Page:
As for the quality issues I have been reading and reading and reading all these stories about how bad Gibson guitar's have become. It took me A while to say I am going to buy one and so I did. So here is the truth about the quality of a new Gibson guitar. Out of my American Hss Strat -PRS Santana-Ibanez Premium-G&L F-100. This new 2018 Gibson Tribute T is by far the best guitar in my collection. Out of the box it was perfect All I had to do was lower the string height A bit and that was it. frets perfect no edges. My feelings is this the Net is A scary place you get 1 person that don't like something it spawns more people that don't even own the product to come out and they complain about it as if they are having this problem. The more people pick up A good guitar, The less they believe in the negative words that have been written.

05/23/2018 11:24am

Yes ... but ... for every story like yours there are about two horror stories! 2015-2017 were the worst years, and by '18 Gibson reversed some of the most egregious of it's poor design "updates". I also have snatched up several Les Pauls from the dreaded 2013-2017 period because they were soooo inexpensive (used) ... but in my case only one of them arrived worthy of the Gibson name. However, in each case I was able to make them into good guitars by removing offending parts (tuners, circuit boards, etc) and doing some serious work on frets/setup.
Another note, your excellent guitar may well have been made, at least in part, by someone Gibson has since fired :-(

05/31/2018 12:56am

I too bought a new 2017 Tribute Les Paul and I think it is marvelous. The tone, feel, finish and the “vibe” were all there. Love it. Add the fact it was a measly $799, I had to make sure the price tag hadn’t been switched out.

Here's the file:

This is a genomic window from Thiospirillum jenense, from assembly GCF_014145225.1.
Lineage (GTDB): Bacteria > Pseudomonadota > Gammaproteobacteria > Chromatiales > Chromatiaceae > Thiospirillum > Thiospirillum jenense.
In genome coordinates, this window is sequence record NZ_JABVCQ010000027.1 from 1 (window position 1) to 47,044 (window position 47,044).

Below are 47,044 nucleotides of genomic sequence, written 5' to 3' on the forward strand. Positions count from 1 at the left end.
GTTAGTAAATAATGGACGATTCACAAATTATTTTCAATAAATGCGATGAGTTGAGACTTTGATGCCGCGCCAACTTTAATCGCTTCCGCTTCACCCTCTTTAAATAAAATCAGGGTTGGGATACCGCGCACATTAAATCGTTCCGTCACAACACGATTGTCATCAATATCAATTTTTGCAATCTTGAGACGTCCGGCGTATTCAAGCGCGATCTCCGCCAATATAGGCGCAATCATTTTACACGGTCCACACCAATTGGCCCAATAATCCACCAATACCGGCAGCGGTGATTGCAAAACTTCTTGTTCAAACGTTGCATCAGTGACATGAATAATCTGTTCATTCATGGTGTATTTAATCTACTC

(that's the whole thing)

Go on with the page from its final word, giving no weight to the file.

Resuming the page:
I bought a new Flying V in 2016. The finish, feel and balance of the guitar is awesome but he PAF’s and the controls killed it. So I installed a set of EMG’s. Saved! A fully bound and glossy mahogany American Gibson V for $1000 is a bargain in my mind.
Being on a bit of a spending spree....I just bought a 2015 Les Paul “Less”. It has locking tuners instead of the computer tuner and a Tusk nut. At the moment, it is my go to guitar because of the thin body and awesome pickups (whatever it has in it) and a wide bound neck. Again, a fully bound, wide neck, mahogany body American Les Paul for $1000. This will become one the classic Gibson’s in the future guaranteed. Gibson was on the right track, let’s hope they really do get back to their core.

By the way...I have a Blackhawk on order thru GC. I thought it sounded awesome on your Deluxe shootout. Can’t wait to give it a go.


06/01/2018 12:02pm

I bought a new 2017 Tribute last year. It is a great guitar all around. Fit, finish, tone, setup...everything is top notch. Love it. In 2012 I bought a new Les Paul Junior Custom with soaps. Again, everthing is top notch. Creamy tones with a bound neck. Does it get any better? In 2016 I bought a Flying V Pro new and again, fit, finish, binding everything is great...except the PAF’s sounded horrible and the pots are terrible. Easily fixed with some EMG’s. Last month I bought one of the “dreaded” 2015 Les Paul’s, but this one is different; a Les Paul “Less +” . This is by far the best Les Paul I’ve ever had. Excellent wood, fret work, binding, tone, three knobs and a split switch. It has Grover Tuners and a Tusk nut mod (which takes nothing more than two screws to do). This is a future classic.

If Gibson can pick up where they left off, just on a smaller scale, they will be back.